155. The Art of Holding Space

Hey everyone, this is Jennie Dildine with episode 155 of the LDS Mission Podcast. On this episode I discuss the art of holding space, which is an important tool for confidence and relationships.

I talk about how holding space can help missionaries and leaders create a supportive environment by allowing others to have their own experiences and emotions without judgment.

Some ways to hold space include being curious about others’ perspectives, accepting of differences, speaking to the full human experience, and avoiding comparisons or dismissing what people say happened to them.

I hope that by practicing holding space this week in your interactions, it can help you better connect with and support those around you on your mission or in your church service. Be sure to check out the free resources mentioned that can help as you prepare for your mission or return home. Thanks for listening!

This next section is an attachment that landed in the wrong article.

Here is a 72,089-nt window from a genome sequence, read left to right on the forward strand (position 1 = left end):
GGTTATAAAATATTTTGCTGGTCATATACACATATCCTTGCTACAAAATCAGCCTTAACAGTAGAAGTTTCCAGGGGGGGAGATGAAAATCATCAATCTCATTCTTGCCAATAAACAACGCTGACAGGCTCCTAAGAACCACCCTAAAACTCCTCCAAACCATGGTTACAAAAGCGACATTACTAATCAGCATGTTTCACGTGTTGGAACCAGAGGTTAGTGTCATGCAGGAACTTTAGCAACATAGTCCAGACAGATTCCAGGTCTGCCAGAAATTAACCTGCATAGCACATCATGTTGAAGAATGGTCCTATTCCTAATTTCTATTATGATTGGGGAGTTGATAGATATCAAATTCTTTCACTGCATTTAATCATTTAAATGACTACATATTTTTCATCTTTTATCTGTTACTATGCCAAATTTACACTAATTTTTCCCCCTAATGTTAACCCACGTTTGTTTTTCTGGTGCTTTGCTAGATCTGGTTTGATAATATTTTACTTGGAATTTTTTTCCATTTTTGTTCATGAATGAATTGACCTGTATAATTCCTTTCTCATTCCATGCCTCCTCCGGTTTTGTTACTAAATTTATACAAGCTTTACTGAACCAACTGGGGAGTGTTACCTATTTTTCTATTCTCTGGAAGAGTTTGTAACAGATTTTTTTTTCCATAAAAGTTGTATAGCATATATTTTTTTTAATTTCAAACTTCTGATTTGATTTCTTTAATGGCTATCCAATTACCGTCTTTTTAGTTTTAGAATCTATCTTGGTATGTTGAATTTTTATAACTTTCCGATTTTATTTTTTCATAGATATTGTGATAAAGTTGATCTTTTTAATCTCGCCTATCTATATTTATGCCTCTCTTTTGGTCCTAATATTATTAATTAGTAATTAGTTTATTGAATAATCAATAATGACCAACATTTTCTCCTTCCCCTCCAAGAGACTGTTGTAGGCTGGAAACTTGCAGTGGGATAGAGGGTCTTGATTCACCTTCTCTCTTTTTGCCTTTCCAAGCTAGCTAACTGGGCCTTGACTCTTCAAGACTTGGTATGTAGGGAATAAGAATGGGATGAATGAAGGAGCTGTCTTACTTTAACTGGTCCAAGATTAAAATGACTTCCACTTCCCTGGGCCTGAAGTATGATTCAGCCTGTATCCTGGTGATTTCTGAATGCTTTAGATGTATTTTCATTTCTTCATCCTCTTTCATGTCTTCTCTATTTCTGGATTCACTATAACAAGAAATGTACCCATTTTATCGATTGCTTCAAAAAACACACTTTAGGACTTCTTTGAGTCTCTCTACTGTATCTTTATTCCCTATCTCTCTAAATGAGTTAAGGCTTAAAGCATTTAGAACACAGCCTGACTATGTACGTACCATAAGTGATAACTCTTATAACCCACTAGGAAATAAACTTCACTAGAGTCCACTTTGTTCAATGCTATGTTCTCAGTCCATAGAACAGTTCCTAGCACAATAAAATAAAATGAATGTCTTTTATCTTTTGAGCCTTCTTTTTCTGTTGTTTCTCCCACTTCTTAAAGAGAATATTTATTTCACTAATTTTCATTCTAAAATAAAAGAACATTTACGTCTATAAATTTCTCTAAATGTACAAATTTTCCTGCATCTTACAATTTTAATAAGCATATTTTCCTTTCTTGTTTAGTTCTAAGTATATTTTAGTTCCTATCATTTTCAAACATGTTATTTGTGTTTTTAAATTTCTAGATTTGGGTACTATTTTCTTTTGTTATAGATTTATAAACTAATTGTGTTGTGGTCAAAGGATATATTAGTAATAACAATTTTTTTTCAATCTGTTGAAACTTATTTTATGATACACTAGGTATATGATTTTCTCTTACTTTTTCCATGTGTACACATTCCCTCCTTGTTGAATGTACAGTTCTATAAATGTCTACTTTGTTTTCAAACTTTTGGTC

As always, if you found this episode helpful, I want to invite you to subscribe if you aren’t already, share this episode with your friends and missionaries you know, and write a review. I know this work will help missionaries around the world and it would mean so much to me if you did. Until next week my friends.

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0:00 Hey, what’s up everyone, it’s Jennie Dildine, the LDS mission coach and you are listening to the LDS mission Podcast, episode number 155. The art of holding space. I’m Jennie the LDS mission coach. And whether you’re preparing to serve a mission, currently serving a returned missionary or a missionary mama like me, I created this podcast just for you. Are you searching for epic confidence? Ready to love yourself and to learn the how of doing hard things? Then let’s go. I will help you step powerfully into your potential and never question your purpose. Again. It’s time to embrace yourself. Embrace your mission, embrace your life, and embrace what’s next.